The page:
About this book
If one accepts the premise that there is no wealth without production, whether at the individual or national level, one is immediately led to the conclusion that the study of productive systems lies at the forefront of subjects that should be intensively, as well as rationally and extensively, studied to achieve the desired 'sustainable growth' of society, where the latter is defined as growth in the quality of life that does not waste the available resources in the long run. Since the end of World War II there has been a remarkable evolution in thinking about production, abetted to a large measure by the nascent field of informatics: the computer technology and the edifices that have been built around it, such as information gathering and dissemination worldwide through communication networks, software products, peripheral interfaces, etc. Additionally, the very thought processes that guide and motivate studies in production have undergone fundamental changes which verge on being revolutionary, thanks to developments in operations research and cybernetics.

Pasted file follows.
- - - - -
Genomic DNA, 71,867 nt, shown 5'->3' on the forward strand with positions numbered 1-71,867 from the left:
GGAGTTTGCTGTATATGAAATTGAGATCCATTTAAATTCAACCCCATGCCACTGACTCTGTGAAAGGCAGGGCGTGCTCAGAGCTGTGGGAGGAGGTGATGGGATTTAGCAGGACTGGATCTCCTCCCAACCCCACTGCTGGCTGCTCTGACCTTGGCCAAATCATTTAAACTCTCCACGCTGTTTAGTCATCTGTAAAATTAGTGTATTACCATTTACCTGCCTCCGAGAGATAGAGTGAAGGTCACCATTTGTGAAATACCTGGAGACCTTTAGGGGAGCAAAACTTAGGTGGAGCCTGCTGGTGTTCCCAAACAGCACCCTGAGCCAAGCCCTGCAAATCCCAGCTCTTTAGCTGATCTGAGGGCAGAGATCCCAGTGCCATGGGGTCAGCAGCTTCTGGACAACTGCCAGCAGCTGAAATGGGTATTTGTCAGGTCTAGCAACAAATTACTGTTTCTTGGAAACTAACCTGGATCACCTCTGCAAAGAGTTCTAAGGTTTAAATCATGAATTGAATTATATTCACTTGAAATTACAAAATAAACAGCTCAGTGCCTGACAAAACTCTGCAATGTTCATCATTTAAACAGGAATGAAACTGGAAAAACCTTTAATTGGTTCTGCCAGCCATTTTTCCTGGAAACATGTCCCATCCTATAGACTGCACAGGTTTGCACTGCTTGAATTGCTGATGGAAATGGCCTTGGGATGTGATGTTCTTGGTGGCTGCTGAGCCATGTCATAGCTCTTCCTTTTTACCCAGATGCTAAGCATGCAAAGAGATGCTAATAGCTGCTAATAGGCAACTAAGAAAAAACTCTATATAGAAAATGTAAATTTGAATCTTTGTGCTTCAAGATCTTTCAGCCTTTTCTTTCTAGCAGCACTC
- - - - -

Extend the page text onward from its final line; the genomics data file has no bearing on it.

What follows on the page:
Logistics Manufacturing optimization production scheduling